Non-commercial GPS eyed in Long Island bus crash that injured dozens

A bus that was carrying teenage passengers sits on the side of a highway after it hit an overpass on the Southern State Parkway in Lakeview, N.Y.(AP Photo/Kevin Hagen)

Authorities say the driver of a charter bus full of high school students that crashed into a low-hanging overpass on a Long Island parkway was using a non-commercial GPS device that didn't warn him about the hazard in time to prevent the accident.

Two passengers, both 17-year-old females, were seriously injured and remained hospitalized Tuesday. The driver and 43 other passengers on board were taken to several area hospitals, where they were treated and released.

The top of the bus was sheared off when it hit an overpass near Exit 19 of the Southern State Parkway -- where buses, tractor-trailers and other commercial traffic are banned -- in Lakeview just after 9 p.m. Sunday

State police Major David Candelaria said the driver never slowed down before the crash.

"There was no signs of braking, stopping, anything like that," Candelaria said.

The driver also didn't have the benefit of a high-tech warning system being installed by the state Department of Transportation that uses electronic sensors that emit invisible beams to detect any trucks or buses heading toward low overpasses along parkways built in the 1930s and 1940s for cars alone. The devices were recently installed near the site of the wreck but were still being tested, Department of Transportation spokesman Joseph Morrissey said.

"Safety is our top priority, and while we can't comment on an ongoing investigation, throughout this area there is signage indicating height restrictions and making clear that commercial vehicles are prohibited from driving on parkways," Morrissey said.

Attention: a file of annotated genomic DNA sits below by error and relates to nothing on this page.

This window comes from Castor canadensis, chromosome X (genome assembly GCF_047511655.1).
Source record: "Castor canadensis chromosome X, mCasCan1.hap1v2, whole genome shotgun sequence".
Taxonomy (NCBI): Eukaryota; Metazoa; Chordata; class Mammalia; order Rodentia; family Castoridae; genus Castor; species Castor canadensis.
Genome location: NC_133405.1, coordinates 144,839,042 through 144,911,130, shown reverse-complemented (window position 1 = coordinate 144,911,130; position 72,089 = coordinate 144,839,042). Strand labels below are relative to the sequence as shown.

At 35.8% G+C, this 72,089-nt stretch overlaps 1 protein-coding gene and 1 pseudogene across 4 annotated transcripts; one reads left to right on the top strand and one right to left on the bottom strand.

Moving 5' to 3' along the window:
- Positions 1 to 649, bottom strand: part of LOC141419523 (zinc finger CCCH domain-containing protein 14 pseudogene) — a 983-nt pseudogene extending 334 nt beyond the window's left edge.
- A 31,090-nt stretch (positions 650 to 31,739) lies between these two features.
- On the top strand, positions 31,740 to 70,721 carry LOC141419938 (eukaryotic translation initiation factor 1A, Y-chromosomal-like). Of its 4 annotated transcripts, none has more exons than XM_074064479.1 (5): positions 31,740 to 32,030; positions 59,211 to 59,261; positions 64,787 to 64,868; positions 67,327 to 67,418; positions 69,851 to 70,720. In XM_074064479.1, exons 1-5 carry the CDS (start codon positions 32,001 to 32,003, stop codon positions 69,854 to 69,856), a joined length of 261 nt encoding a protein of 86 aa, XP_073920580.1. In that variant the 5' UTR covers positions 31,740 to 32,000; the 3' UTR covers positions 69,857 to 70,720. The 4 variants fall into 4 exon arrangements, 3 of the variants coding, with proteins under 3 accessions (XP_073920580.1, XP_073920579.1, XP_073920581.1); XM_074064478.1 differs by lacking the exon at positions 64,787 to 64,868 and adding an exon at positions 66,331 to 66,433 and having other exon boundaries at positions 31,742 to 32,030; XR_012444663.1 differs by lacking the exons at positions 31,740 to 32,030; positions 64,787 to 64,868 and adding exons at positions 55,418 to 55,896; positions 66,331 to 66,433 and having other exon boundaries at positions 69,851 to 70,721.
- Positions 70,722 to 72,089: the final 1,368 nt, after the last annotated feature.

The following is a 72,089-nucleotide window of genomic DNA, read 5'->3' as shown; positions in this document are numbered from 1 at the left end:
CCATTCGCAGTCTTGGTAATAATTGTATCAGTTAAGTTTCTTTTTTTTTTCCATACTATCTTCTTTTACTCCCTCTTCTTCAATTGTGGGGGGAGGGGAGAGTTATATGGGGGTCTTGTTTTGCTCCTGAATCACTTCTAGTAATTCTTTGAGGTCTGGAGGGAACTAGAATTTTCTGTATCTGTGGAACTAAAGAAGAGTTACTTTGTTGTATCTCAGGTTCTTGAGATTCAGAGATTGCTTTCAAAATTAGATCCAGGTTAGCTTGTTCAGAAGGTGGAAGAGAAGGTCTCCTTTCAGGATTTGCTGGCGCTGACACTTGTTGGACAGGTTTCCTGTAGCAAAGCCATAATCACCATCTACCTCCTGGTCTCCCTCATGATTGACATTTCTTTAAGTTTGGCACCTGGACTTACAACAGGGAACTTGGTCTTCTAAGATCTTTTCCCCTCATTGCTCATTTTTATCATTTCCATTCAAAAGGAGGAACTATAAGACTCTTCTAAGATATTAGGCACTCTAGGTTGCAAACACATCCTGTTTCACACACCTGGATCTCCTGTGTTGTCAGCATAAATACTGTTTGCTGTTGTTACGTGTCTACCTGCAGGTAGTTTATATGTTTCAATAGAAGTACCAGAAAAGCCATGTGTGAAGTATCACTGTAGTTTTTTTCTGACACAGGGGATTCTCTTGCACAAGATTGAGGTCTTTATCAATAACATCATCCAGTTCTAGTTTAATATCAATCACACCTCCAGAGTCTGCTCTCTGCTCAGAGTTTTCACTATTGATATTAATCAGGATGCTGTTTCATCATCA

The commercial bus from Journey Bus Tours was traveling eastbound from JFK Airport. Authorities say 38 students from various Long Island schools, five chaperones, and one driver were returning from a trip to eastern Europe.


Video showed teenagers sitting and standing outside of the white damaged bus, some draped in blankets, as firefighters inspected the wreckage. Multiple ambulances and firetrucks responded to the scene.

"I think the entire incident could have been a whole lot worse," South Nassau Chief of Emergency Services Dr. Joshua Kugler said. "Fate has a lot to do with it. People, if they were standing on the bus at any particular time and someone became an airborne projectile, could have had a different outcome."

Police say that driver, 43-year-old Troy Gaston, of Bethlehem, Pennsylvania, expressed remorse over the accident. Authorities said he possessed a valid Pennsylvania commercial vehicle driver's license, and he did not have any alcohol in his system. A drug evaluation was pending, but he was not believed to be impaired.

The minimum clearance on the parkway is 7 feet, 10 inches, and accidents involving vehicles striking overpasses are not uncommon on the parkway.

(The Associated Press contributed to this report.)
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bus crashaccidentLakeviewNassau County
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